March 12, 2013 by Matt Musico
Everybody associated with the Los Angeles Dodgers collectively held their breath yesterday, as Zack Greinke was scratched from his Spring Training start against the Milwaukee Brewers. The right-hander was experiencing some inflammation behind his right elbow, and he’ll rest two or three days after receiving an injection of platelet-rich plasma and anti-inflammatories before starting a progressive throwing program. This injury doesn’t seem serious, but the question I want to ask is, will the contract Greinke signed with LA end up being worth it?
He’s a very good pitcher; he won the 2009 Cy Young Award with the Kansas City Royals, and has won double-digit games five years in a row. There’s no question that Greinke is a front-end starter and a productive member of any rotation. However, when I heard that both the Dodgers and Texas Rangers were in a bidding war for his services, which ended up with him earning a contact of almost $160 million (including incentives), it made my stomach turn.
If the last calendar year has been any indication, the Dodgers are willing to spend money to put an All-Star caliber player at every position; even though they had a full rotation, Greinke was the best pitcher out there, and they wanted him badly. Before Felix Hernandez and the Seattle Mariners agreed to a monster deal worth $175 million, Greinke was the highest-paid right-handed pitcher in MLB history, with regard to overall value and average annual value. He got that distinction, but isn’t even the ace of his new team’s pitching staff…that title goes to Clayton Kershaw.
Again, I’m not saying that Greinke wouldn’t be a valuable member of any team’s rotation, but the Dodgers grossly overpaid for his services, and this contract will not be worth the investment. When a team is willing to pay this much for any player, they need to evaluate whether or not they’ll be able to get a worthy return on their investment. Greinke’s Cy Young year in ’09 was impressive (16-8, 2.16 ERA, 1.07 WHIP in 229.1 IP) for a not-so-good Royals club, but he hasn’t come close to putting together a solid all-around season like that since. His best season since then came in 2012, as he went 15-5 with a 3.48 ERA and 1.20 WHIP. Is that worth $160 million? I don’t think so.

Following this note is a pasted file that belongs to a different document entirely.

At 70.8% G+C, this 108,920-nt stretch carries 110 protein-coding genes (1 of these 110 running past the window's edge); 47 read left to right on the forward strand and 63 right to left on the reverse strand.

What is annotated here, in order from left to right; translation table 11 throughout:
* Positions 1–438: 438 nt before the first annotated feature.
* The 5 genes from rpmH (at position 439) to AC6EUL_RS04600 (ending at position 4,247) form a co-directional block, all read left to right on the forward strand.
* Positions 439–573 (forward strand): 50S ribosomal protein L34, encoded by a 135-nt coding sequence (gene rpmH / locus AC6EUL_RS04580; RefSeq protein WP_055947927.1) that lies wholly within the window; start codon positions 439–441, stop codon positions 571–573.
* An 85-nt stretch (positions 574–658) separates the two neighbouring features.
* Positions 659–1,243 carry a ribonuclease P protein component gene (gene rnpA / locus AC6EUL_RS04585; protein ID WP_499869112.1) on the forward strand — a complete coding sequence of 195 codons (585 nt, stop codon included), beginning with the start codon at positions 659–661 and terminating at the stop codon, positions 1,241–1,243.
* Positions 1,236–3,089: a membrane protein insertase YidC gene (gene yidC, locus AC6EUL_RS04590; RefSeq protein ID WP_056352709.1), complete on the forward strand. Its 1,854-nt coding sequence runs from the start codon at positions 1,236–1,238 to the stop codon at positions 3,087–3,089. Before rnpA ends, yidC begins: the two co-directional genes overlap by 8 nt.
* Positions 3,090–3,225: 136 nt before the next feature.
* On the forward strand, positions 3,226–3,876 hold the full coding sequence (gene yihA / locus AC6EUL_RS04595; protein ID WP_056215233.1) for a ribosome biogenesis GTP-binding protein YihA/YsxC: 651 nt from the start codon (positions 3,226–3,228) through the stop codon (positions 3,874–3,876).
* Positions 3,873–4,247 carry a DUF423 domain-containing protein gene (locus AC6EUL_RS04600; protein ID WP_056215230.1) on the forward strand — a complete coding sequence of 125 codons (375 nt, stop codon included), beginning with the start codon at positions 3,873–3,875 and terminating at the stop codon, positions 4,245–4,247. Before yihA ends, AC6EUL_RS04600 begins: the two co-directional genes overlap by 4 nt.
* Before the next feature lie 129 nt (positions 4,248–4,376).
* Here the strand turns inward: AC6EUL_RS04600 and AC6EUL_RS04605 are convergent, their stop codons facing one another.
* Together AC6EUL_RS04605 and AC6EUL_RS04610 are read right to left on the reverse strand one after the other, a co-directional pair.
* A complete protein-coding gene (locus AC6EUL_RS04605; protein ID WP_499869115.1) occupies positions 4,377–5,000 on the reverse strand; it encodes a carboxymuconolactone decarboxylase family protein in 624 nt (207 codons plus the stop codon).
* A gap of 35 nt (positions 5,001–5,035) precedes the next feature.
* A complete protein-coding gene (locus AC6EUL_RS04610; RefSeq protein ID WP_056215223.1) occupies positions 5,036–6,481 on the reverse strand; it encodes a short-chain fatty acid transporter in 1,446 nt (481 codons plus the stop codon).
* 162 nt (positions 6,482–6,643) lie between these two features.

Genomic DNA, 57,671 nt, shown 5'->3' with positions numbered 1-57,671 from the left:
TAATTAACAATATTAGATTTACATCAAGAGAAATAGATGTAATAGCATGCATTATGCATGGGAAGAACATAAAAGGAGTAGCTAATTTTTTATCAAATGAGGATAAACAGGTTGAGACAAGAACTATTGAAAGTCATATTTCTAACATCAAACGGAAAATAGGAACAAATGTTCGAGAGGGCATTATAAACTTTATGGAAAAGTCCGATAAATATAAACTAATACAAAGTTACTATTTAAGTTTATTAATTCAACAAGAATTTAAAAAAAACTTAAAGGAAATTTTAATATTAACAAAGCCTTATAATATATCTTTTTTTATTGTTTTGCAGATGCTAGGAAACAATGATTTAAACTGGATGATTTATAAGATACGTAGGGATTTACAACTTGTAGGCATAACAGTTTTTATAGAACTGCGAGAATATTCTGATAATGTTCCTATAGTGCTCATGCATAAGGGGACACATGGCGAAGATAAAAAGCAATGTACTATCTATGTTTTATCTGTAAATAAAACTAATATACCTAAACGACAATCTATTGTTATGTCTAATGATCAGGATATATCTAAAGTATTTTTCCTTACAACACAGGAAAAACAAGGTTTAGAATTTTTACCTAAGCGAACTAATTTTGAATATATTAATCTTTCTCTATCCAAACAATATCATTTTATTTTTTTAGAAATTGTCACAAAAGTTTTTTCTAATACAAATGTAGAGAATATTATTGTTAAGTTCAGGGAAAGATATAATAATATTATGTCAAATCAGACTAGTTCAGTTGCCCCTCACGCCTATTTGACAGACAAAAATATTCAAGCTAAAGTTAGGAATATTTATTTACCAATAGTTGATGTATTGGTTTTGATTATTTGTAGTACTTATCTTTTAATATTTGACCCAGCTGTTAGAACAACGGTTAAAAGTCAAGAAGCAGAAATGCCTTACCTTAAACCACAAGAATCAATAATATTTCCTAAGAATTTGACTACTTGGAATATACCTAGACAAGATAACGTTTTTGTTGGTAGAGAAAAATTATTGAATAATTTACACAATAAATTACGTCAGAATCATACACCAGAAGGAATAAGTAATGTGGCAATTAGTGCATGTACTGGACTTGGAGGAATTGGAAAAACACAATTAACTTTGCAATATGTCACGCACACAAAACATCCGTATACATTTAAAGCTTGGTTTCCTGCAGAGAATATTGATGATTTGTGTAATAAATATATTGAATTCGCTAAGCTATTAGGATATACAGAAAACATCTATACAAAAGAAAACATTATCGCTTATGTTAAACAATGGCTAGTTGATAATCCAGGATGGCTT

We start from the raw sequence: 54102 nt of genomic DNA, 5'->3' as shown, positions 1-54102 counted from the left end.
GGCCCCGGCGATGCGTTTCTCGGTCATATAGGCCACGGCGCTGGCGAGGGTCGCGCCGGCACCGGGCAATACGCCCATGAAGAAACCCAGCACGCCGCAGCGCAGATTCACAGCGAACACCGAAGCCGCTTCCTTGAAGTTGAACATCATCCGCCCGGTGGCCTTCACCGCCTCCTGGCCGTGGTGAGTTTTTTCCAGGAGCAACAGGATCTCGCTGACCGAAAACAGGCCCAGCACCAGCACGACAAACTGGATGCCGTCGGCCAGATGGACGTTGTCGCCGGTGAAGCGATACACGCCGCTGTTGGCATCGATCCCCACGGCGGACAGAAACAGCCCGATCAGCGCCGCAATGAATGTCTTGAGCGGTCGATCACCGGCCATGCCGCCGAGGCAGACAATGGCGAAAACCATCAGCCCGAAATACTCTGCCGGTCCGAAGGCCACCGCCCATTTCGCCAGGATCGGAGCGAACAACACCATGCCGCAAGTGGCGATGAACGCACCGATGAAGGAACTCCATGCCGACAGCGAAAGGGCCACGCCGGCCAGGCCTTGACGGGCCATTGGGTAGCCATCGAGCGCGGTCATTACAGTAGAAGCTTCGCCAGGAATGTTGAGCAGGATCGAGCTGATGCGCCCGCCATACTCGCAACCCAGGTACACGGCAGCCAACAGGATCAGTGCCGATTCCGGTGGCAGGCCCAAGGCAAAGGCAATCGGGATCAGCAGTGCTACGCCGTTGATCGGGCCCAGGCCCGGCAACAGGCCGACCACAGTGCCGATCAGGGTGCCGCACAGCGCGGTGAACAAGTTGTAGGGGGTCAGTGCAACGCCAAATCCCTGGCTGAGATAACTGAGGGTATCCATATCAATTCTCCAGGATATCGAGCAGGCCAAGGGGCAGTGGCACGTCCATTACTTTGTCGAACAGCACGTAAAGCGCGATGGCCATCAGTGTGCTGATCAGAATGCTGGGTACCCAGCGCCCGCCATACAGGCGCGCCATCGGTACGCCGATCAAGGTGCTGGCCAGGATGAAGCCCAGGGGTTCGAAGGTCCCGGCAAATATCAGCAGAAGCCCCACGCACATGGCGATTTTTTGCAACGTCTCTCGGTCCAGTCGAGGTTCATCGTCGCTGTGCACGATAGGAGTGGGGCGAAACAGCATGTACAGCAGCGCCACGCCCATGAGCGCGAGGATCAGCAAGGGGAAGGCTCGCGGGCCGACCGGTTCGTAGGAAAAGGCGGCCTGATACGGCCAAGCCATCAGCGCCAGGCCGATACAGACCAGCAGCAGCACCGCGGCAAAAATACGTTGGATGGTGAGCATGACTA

In Greinke’s nine-year MLB career, he’s put together a 91-77 record, 3.77 ERA, and 1.25 WHIP. Let’s compare those career stats with other elite pitchers in the league that are also making top dollar from their respective teams. The hurlers I’m thinking of include King Felix, CC Sabathia, and Justin Verlander.
Felix Hernandez: 98-76, 3.22 ERA, 1.21 WHIP
When you see his career stats, you may think to yourself, “Why did the Mariners throw so much money at King Felix?” He is by far the ace of their staff, and has been the only good part of the Mariners for quite some time now. Seattle wants him to be the centerpiece of their next competitive squad, and that’s why they invested $175 million in him over the next seven years.
CC Sabathia: 191-102, 3.50 ERA, 1.22 WHIP
This is one of the few times when a long-term contract for a pitcher is worth every penny. Sabathia has undoubtedly been the leader of the Yankees pitching staff, and has been a horse for manager Joe Girardi down the stretch and in the playoffs every year. Whenever there is a must-win game for New York, CC is on the mound. And most of the time, they win. So, the $119 million he’s due over the next five years is worth it.
Justin Verlander: 124-65, 3.40 ERA, 1.17 WHIP
Again, there is no doubt who the ace of the Detroit Tigers is. Verlander has been at the top of that rotation for some time, and has shown his worth in the Motor City, winning the AL Cy Young and MVP award in 2011, followed by placing second in the Cy Young voting in 2012. He’s coming at quite the discount, as Detroit has him locked up through the 2014 season, part of a five-year/$79.5 million extension he signed prior to 2010.
The explanations for these three pitchers aren’t long enough to truly state their entire case, but I think you get the idea. These guys are at the top of the food chain when it comes to earnings (whether it be per year or over the life of an entire contract) because there is no question they’re the ace of their respective staffs. As for Greinke, he’s getting paid ace money to be second-in-line behind Clayton Kershaw (as he should be).
Although King Felix hasn’t had the opportunity yet, Sabathia and Verlander have both proven they can be relied upon in the postseason, which continues to justify the top dollar they’re getting paid. Greinke has started three playoff games in his career, going 1-1 with a 6.48 ERA, and 1.62 WHIP.
As last season came to a close, I thought Greinke would have been commanding the kind of deal C.J. Wilson received from the Angels (five-years/$77.5 million). Why? Because that’s all I felt he was worth. However, the Dodgers thought otherwise and wanted to break the bank on him. We’ll see how he performs over the life of his contract, but I wouldn’t be surprised if he turns out to be a disappointment; not because he doesn’t pitch well, but because that price tag comes with ace-like expectations, and that’s exactly what Greinke is not.
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